- Standard Number:
OSHA requirements are set by statute, standards and regulations. Our interpretation letters explain these requirements and how they apply to particular circumstances, but they cannot create additional employer obligations. This letter constitutes OSHA's interpretation of the requirements discussed. Note that our enforcement guidance may be affected by changes to OSHA rules. Also, from time to time we update our guidance in response to new information. To keep apprised of such developments, you can consult OSHA's website at https://www.osha.gov.
|This letter constitutes OSHA's interpretation only of the requirements discussed and may not be applicable to any situation not delineated within the original correspondence.|
Mr. Jack Amberg
200 Westlake Park Blvd.
Houston, TX 77079
Dear Mr. Amberg:
Thank you for your letter of May 31, 2005 concerning the Occupational Safety and Health Administration's (OSHA's) injury and illness recordkeeping requirements at 29 CFR Part 1904. You requested specific guidance on whether to record injuries that occur to a contract employee when traveling from an offshore manned platform complex to other downfield fixed platforms.
I assume you realize that the Occupational Safety and Health Act, and therefore OSHA's recordkeeping regulation at 29 CFR Part 1904, apply only within the jurisdictional boundaries of the United States and certain location listed in Section 4(a), 29 USC §653(a) of the Act.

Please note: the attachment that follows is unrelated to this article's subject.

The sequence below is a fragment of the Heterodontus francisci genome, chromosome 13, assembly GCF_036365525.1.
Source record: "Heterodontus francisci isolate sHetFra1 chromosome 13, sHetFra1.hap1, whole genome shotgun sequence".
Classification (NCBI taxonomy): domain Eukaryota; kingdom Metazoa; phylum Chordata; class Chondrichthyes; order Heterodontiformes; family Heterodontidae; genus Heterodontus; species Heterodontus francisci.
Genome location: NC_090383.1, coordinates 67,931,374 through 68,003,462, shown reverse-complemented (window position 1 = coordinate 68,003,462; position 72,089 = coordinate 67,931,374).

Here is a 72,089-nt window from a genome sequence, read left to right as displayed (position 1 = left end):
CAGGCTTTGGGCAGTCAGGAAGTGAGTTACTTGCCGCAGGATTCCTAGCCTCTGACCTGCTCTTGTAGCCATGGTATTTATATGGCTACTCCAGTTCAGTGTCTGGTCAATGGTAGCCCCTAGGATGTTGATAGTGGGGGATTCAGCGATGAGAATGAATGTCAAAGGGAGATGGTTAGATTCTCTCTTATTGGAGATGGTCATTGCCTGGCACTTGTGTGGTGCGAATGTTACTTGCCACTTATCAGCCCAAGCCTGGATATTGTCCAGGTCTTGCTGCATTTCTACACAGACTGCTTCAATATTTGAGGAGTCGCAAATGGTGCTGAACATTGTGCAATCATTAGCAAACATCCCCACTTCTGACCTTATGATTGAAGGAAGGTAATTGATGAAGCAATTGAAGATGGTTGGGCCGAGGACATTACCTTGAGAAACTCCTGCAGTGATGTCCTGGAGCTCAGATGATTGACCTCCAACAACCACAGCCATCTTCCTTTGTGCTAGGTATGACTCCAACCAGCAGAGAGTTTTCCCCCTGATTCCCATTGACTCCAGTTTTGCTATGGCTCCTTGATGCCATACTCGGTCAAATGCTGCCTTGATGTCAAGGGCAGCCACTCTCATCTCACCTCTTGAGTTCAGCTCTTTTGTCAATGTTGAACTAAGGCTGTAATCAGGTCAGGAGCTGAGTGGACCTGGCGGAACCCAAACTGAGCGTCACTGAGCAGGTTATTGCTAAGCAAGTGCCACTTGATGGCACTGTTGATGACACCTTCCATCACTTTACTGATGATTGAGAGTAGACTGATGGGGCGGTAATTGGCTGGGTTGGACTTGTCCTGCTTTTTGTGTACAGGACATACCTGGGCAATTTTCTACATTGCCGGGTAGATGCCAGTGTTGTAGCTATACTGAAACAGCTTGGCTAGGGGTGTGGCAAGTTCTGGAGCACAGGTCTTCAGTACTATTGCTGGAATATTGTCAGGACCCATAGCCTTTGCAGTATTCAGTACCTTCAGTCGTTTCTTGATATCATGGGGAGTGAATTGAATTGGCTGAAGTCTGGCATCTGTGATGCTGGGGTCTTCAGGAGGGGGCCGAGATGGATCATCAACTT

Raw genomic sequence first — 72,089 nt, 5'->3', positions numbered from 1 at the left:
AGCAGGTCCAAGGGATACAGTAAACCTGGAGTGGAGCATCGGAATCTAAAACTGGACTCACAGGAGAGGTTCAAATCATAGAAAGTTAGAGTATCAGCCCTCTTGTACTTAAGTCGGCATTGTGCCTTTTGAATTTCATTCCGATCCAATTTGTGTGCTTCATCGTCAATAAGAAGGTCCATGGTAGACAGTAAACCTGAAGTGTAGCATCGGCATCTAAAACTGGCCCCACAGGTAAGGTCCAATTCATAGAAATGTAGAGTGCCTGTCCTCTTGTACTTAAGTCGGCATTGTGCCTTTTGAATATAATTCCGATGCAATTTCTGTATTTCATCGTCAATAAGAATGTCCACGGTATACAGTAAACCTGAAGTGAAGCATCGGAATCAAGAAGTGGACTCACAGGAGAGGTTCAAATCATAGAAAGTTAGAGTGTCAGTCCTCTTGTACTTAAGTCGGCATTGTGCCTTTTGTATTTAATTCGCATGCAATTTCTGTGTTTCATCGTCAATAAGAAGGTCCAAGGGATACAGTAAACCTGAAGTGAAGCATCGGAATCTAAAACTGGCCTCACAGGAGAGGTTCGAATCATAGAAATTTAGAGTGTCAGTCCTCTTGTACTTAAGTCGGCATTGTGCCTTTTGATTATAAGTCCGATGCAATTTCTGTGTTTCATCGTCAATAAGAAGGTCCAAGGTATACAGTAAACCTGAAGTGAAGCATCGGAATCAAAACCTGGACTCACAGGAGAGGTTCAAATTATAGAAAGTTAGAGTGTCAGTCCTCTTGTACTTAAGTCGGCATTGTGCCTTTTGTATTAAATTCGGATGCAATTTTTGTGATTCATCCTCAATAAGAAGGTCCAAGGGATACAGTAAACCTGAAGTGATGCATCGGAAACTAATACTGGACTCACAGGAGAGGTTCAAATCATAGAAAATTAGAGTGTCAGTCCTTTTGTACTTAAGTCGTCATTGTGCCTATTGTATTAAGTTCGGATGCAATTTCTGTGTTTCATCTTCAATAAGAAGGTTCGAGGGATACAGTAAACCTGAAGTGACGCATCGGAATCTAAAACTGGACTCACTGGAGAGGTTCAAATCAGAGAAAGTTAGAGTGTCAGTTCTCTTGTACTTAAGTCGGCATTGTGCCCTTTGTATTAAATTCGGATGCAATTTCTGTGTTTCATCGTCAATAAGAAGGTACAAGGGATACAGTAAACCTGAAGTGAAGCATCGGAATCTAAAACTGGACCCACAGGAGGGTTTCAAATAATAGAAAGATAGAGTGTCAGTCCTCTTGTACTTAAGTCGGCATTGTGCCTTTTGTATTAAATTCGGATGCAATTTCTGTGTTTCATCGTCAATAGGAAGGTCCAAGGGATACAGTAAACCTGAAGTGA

I will also assume that for purposes of the scenario described below, you are aware that 29 CFR Part 1904 requires a host employer to record the recordable injuries and illnesses of contract employees who are supervised on a day-to-day basis, even if such employees are not carried on the employer's payroll. Day-to-day supervision occurs when "in addition to specifying the output, product or result to be accomplished by the person's work, the employer supervises the details, means, methods, and process by which the work is to be accomplished." See, 29 CFR Part 1904.31.
Scenario: A contractor crew travels from its onshore home to a BP offshore manned platform complex. As part of the contract, the crew is provided with living accommodations at the BP facility.
One morning, a contract employee leaves the main platform complex and travels by company (host employer) workboat downfield to perform work activities at two separate fixed platforms. At the end of the day, after all assigned work duties have been completed, the contract employee is transported by the same company workboat back to the main complex platform. Just before being transferred to the main complex platform (a process which involves the use of either a crane with a personal basket or swing rope from the platform complex), the contract employee exits the workboat's cabin and twists his ankle. The injury results in medical treatment and subsequent restricted work.
Question 1: Is the case recordable if, at the time of the injury on the workboat, the contract employee had completed all of his assigned work duties for the day? Assume the worker was still being paid and "on the clock" at the time of the injury. In such a case, is the determining factor that he is being paid, or that he had no further "assigned duties"?